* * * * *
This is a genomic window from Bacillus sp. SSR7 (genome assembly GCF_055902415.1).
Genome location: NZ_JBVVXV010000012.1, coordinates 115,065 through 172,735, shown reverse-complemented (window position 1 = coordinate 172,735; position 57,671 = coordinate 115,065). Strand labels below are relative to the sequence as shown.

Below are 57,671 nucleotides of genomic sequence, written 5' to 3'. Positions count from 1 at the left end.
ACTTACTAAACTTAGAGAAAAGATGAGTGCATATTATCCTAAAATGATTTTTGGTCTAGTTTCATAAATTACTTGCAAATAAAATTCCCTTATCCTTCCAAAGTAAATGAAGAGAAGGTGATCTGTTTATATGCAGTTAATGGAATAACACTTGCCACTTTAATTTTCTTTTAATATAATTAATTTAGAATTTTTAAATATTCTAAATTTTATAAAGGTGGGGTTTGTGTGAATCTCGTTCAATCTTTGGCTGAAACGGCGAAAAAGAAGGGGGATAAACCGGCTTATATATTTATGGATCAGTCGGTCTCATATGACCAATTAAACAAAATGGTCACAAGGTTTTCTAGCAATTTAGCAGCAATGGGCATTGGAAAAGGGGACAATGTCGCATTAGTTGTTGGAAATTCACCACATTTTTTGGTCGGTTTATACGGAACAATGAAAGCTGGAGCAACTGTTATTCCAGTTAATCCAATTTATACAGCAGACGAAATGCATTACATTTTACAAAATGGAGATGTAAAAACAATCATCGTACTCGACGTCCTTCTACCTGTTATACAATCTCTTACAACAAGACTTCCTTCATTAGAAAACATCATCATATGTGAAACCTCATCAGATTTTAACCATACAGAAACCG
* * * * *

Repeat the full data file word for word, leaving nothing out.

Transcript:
This is a genomic window from Bacillus sp. SSR7 (genome assembly GCF_055902415.1).
Genome location: NZ_JBVVXV010000012.1, coordinates 115,065 through 172,735, shown reverse-complemented (window position 1 = coordinate 172,735; position 57,671 = coordinate 115,065). Strand labels below are relative to the sequence as shown.

Below are 57,671 nucleotides of genomic sequence, written 5' to 3'. Positions count from 1 at the left end.
ACTTACTAAACTTAGAGAAAAGATGAGTGCATATTATCCTAAAATGATTTTTGGTCTAGTTTCATAAATTACTTGCAAATAAAATTCCCTTATCCTTCCAAAGTAAATGAAGAGAAGGTGATCTGTTTATATGCAGTTAATGGAATAACACTTGCCACTTTAATTTTCTTTTAATATAATTAATTTAGAATTTTTAAATATTCTAAATTTTATAAAGGTGGGGTTTGTGTGAATCTCGTTCAATCTTTGGCTGAAACGGCGAAAAAGAAGGGGGATAAACCGGCTTATATATTTATGGATCAGTCGGTCTCATATGACCAATTAAACAAAATGGTCACAAGGTTTTCTAGCAATTTAGCAGCAATGGGCATTGGAAAAGGGGACAATGTCGCATTAGTTGTTGGAAATTCACCACATTTTTTGGTCGGTTTATACGGAACAATGAAAGCTGGAGCAACTGTTATTCCAGTTAATCCAATTTATACAGCAGACGAAATGCATTACATTTTACAAAATGGAGATGTAAAAACAATCATCGTACTCGACGTCCTTCTACCTGTTATACAATCTCTTACAACAAGACTTCCTTCATTAGAAAACATCATCATATGTGAAACCTCATCAGATTTTAACCATACAGAAACCG